To tell you the truth not much at all is happening. Being the first of March, one would have expected that the men in blue would have brought Phnom Penh under helmets by now, but that point is slowly slipping away. Crossing Cambodia estimates that helmet wearing has dropped from 80-90% to just 50-70%. This despite the more than usual coppers on the road trying to stop anyone vaguely offending some kind of rule. That's unless, like last Saturday, the offender was wearing an army cap (and no helmet). We're not going to stop him!
- But it's good to see something else pop up on the agenda. Once more. Now two years overdue.
'National Police Chief Neth Savoeun has ordered police across the country to start punishing, as of May, any civilians or low-ranking police or army officers whose vehicles bear police or military licence plates.Wish them luck. But as it is 2 weeks later, nothing to be seen! '
The crackdown would also apply to vehicles with no plates at all, he added'.
She [Mu Sochua, opposition spokesperson] said an earnest effort to enforce the law, not more stern words about it, was needed. She added that a real crackdown on illegally procured plates was "beyond" the National Police chief, given how pervasive the practice has become'.Nearly everything is pervasive in Cambodia.
- Next up were
'the motorbikes pulling overloaded trailers'The reason:
'"We do not allow big motorbikes to tow trailers into the city because it causes traffic jams and makes the city look messy and disorderly," said Chav Hak, deputy chief of the Phnom Penh Municipal Traffic Police'.Subjectivity at it's best. Put more bluntly, these guys are so unpowerful we can easily cash in on them! An offender:
"We have spent more than 30,000 riels ($7.27) at police checkpoints along the national road from Kampong Speu to Phnom Penh," he said. "Look at the police. They are not skinny. We work hard, but we are still very skinny."
- Odd for a city where taxi's are nowhere to be found. Phnom Penh is mentioned in a list of cities where to avoid taxi's. That can't be too difficult then!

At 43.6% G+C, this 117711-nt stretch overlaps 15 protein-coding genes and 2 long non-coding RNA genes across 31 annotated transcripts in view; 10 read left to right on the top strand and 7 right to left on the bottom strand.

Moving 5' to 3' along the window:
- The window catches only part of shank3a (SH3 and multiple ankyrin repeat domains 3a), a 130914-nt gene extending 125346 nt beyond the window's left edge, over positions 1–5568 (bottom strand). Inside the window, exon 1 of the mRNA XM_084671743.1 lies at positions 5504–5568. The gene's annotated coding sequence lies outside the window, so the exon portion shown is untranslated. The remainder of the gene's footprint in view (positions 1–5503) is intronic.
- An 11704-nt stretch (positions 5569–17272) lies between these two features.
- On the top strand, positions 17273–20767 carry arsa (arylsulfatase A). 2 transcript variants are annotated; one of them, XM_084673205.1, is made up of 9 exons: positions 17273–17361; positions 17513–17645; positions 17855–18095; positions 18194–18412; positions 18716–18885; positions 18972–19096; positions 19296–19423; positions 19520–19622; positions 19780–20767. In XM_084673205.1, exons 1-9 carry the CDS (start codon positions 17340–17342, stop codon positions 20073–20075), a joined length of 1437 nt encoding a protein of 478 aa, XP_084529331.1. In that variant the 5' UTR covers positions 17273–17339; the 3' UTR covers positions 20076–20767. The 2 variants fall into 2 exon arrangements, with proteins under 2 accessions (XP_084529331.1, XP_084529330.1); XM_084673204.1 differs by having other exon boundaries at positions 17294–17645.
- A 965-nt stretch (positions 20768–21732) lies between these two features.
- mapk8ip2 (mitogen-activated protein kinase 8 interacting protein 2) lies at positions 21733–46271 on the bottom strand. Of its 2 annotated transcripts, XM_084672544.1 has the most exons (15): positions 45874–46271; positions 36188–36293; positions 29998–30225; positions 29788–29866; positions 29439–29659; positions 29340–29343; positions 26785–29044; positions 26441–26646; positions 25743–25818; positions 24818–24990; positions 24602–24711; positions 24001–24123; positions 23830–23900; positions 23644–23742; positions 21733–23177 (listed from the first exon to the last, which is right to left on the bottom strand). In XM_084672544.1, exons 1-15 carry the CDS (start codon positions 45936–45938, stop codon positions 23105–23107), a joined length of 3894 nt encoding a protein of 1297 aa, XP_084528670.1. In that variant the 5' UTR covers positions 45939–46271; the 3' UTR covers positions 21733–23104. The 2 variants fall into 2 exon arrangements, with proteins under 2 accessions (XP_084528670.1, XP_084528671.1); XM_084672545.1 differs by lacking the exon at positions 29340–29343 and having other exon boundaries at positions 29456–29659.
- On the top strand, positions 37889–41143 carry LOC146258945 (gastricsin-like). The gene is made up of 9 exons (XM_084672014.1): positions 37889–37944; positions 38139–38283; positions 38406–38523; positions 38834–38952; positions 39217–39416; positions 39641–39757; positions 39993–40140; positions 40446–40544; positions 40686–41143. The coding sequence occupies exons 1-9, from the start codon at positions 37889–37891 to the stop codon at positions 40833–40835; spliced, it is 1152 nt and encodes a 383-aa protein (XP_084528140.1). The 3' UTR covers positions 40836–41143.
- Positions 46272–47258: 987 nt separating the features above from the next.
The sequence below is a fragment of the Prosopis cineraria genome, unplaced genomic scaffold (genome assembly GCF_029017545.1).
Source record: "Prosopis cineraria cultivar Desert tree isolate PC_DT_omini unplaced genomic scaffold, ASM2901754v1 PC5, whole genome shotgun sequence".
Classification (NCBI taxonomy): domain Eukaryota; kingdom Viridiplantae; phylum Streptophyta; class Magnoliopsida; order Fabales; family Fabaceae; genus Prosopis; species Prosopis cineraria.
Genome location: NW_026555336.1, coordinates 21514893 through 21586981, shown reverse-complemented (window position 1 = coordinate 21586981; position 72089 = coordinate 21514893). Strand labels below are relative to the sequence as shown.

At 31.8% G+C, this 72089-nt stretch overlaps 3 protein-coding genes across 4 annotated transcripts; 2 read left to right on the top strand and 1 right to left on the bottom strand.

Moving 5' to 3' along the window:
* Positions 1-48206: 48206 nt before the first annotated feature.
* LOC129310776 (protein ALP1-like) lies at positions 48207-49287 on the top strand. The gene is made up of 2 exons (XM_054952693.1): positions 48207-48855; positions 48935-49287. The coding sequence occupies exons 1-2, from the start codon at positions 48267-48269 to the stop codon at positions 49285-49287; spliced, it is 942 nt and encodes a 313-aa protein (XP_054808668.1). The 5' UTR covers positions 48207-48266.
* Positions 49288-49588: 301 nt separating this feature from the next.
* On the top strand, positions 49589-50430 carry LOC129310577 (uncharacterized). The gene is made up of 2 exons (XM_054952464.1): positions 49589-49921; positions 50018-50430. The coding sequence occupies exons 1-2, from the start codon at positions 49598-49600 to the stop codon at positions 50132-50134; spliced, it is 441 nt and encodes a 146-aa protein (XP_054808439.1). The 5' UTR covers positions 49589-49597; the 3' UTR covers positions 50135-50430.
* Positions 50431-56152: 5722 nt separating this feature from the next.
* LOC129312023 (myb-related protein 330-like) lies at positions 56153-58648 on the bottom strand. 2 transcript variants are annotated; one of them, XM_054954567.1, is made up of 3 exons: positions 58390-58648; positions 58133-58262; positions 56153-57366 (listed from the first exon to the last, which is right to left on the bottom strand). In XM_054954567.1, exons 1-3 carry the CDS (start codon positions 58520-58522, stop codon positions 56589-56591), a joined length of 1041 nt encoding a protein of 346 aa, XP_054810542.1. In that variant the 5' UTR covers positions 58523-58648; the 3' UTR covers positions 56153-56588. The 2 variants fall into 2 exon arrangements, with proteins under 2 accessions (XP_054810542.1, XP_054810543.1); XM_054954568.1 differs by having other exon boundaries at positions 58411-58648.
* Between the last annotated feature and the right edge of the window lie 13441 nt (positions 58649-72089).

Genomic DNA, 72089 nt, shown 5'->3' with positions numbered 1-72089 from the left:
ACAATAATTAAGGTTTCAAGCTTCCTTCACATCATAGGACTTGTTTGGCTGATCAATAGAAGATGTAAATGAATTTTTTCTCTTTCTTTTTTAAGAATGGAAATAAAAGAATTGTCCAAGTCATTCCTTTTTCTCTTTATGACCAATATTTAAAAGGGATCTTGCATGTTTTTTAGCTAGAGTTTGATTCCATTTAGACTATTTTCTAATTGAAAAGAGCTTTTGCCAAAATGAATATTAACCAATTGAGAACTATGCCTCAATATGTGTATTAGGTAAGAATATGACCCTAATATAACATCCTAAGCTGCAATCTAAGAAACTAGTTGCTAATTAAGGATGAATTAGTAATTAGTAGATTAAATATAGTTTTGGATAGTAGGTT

'Therefore, we recommend making alternative travel arrangements in the following areas!'First in a unlisted list is Phnom Penh:
'Phnom Penh is a friendly [compared to what?] and laid back tourist destination, but hailing a taxi is an experience you won’t particularly enjoy [because there are none?]. You won’t have as much trouble getting a taxi as you will getting rid of your driver once you reach your destination. Many drivers insist on becoming your personal tour guide, of course collecting fares for each destination they deliver you to along the way. Before you head to Cambodia ask your travel agent to recommend a few good transportation companies or you might want to try a rickshaw. You can easily hire a driver for an entire day for a minimal cost and without the scary stalker experience'.Load of ****. My own list would most certainly include Kuala Lumpur where the taxi-folk are 50/50 aforementioned word. Impolite, rude, greedy and simply obnoxious quite a few are the rotten apples there. Elsewhere? Bali, Singapore, Bangkok, Vientiane, Hanoi, Ho Chi Minh, Chiang Mai are all ok, Kathmandu might be slightly iffy.
- Competition on the horizon? A 27 year old male propably working for Handicap Internbational has set up his own blog. And publishes statistics and the odd (uncited) article from the news concerning traffic safety in Cambodia. Looks pretty boring as there is no personal touch. And plays it safe! Ha! What's wrong with criticizing the Cambo officials?
- From the SE Globe:
'Let’s be blunt. Phnom Penh isn't friendly to pedestrians. SUVs roar down potholed streets, horns screaming as pedestrians and motos scurry for cover. These “connected” drivers don’t need licence plates and the police don’t seem to car'.A nice readable article, a bit utopian here and there, but if one can't dream, what then?
'Traffic engineers refer to three “Es”: engineering, education and enforcement. Engineering has been discussed, but education and enforcement remain. That’s why the government works with groups such as HIB. It has given the police 100 global positioning system (GPS) detectors so they can gather data about traffic accident trends. By mapping them, they can see the most dangerous zones for pedestrians and vehicles, said Sem Panhavuth of HIB. It’s a small step in the right direction. Pedestrian safety is paramount in a city that aspires to a higher world ranking than given it by National Geographic magazine and values its tourist industry. One conspicuous sign of prosperity is not traffic density but the recognition that grace and architectural beauty are better seen at walking pace'.